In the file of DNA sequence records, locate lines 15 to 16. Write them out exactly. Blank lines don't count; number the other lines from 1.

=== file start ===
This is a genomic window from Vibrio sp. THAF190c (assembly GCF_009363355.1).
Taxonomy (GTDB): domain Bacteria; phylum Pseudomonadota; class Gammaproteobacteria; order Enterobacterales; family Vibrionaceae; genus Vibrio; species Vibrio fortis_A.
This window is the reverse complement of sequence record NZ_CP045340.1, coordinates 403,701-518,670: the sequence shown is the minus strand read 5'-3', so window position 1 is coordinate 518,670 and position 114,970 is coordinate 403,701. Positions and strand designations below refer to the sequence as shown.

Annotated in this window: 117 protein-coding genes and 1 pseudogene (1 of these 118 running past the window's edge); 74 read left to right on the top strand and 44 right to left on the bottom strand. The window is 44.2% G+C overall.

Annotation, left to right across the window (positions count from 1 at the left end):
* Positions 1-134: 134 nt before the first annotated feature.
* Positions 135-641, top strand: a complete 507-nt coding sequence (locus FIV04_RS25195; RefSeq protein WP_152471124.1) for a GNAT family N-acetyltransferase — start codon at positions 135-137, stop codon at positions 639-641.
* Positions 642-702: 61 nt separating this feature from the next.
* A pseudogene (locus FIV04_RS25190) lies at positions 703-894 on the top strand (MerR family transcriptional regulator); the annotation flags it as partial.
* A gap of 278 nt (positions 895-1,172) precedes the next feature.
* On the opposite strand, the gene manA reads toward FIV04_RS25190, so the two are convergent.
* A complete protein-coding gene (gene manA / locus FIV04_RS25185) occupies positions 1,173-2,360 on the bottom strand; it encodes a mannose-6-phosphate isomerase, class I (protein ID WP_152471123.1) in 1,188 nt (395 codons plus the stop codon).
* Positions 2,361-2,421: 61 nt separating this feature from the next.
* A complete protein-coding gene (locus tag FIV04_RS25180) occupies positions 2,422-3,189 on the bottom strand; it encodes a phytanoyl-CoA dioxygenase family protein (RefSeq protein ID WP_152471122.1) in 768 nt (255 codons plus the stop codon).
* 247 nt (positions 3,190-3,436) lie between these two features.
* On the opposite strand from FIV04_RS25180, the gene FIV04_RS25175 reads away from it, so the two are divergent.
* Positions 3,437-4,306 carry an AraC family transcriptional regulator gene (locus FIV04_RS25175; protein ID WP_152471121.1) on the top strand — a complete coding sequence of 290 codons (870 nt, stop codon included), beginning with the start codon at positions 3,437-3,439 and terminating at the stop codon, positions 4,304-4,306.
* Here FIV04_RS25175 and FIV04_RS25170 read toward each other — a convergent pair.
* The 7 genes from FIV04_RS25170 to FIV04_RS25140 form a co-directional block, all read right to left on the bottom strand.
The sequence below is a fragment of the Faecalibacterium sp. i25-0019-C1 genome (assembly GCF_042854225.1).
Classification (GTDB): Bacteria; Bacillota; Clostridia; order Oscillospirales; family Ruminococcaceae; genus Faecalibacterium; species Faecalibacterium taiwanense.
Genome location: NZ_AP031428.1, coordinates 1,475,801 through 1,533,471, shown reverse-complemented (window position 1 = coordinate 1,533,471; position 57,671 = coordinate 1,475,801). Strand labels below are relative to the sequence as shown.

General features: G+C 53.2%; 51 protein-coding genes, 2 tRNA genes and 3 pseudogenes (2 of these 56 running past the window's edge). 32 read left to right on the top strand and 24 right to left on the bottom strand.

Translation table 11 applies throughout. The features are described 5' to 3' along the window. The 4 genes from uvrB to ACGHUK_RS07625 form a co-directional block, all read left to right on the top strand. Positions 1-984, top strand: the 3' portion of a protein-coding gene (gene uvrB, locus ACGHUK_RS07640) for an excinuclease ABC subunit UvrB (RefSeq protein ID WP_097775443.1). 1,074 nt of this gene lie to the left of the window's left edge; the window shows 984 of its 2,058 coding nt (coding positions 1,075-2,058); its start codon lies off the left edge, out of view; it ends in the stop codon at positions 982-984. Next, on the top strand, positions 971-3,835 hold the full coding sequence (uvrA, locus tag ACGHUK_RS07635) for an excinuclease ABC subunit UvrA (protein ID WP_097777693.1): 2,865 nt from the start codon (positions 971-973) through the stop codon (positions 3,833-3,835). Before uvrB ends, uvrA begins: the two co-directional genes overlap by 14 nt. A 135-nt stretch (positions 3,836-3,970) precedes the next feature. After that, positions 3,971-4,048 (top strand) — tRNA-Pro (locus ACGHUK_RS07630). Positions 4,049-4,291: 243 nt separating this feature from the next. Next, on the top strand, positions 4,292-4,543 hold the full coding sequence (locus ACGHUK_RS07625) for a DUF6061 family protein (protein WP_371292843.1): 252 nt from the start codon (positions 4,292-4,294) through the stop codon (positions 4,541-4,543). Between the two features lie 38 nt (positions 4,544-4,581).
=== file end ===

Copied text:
* 247 nt (positions 3,190-3,436) lie between these two features.
* On the opposite strand from FIV04_RS25180, the gene FIV04_RS25175 reads away from it, so the two are divergent.